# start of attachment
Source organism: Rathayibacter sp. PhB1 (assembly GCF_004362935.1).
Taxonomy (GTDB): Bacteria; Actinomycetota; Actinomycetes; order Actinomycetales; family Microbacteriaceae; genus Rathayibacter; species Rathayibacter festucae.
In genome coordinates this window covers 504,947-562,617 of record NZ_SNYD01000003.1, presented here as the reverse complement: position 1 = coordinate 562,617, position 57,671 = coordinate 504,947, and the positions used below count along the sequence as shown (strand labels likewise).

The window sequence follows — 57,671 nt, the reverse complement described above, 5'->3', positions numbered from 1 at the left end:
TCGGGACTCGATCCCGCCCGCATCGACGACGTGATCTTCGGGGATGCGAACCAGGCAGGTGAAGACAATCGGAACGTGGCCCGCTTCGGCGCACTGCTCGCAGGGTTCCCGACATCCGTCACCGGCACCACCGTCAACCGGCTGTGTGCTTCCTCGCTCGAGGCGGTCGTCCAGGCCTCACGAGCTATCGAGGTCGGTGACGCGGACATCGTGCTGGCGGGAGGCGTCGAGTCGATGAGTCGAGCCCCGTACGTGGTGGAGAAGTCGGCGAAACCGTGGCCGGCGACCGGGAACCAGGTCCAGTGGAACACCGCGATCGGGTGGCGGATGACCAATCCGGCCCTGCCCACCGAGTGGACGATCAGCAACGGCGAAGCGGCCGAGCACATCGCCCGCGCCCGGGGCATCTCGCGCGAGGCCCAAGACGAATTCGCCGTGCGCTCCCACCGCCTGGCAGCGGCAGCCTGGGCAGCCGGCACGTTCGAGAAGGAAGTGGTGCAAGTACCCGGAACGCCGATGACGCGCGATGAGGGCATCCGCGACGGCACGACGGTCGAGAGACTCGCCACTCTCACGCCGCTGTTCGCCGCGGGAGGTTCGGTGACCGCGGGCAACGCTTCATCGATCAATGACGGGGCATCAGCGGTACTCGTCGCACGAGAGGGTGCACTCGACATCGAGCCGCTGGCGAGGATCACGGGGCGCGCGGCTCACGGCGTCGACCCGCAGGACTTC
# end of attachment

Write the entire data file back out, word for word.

Source organism: Rathayibacter sp. PhB1 (assembly GCF_004362935.1).
Taxonomy (GTDB): Bacteria; Actinomycetota; Actinomycetes; order Actinomycetales; family Microbacteriaceae; genus Rathayibacter; species Rathayibacter festucae.
In genome coordinates this window covers 504,947-562,617 of record NZ_SNYD01000003.1, presented here as the reverse complement: position 1 = coordinate 562,617, position 57,671 = coordinate 504,947, and the positions used below count along the sequence as shown (strand labels likewise).

The window sequence follows — 57,671 nt, the reverse complement described above, 5'->3', positions numbered from 1 at the left end:
TCGGGACTCGATCCCGCCCGCATCGACGACGTGATCTTCGGGGATGCGAACCAGGCAGGTGAAGACAATCGGAACGTGGCCCGCTTCGGCGCACTGCTCGCAGGGTTCCCGACATCCGTCACCGGCACCACCGTCAACCGGCTGTGTGCTTCCTCGCTCGAGGCGGTCGTCCAGGCCTCACGAGCTATCGAGGTCGGTGACGCGGACATCGTGCTGGCGGGAGGCGTCGAGTCGATGAGTCGAGCCCCGTACGTGGTGGAGAAGTCGGCGAAACCGTGGCCGGCGACCGGGAACCAGGTCCAGTGGAACACCGCGATCGGGTGGCGGATGACCAATCCGGCCCTGCCCACCGAGTGGACGATCAGCAACGGCGAAGCGGCCGAGCACATCGCCCGCGCCCGGGGCATCTCGCGCGAGGCCCAAGACGAATTCGCCGTGCGCTCCCACCGCCTGGCAGCGGCAGCCTGGGCAGCCGGCACGTTCGAGAAGGAAGTGGTGCAAGTACCCGGAACGCCGATGACGCGCGATGAGGGCATCCGCGACGGCACGACGGTCGAGAGACTCGCCACTCTCACGCCGCTGTTCGCCGCGGGAGGTTCGGTGACCGCGGGCAACGCTTCATCGATCAATGACGGGGCATCAGCGGTACTCGTCGCACGAGAGGGTGCACTCGACATCGAGCCGCTGGCGAGGATCACGGGGCGCGCGGCTCACGGCGTCGACCCGCAGGACTTC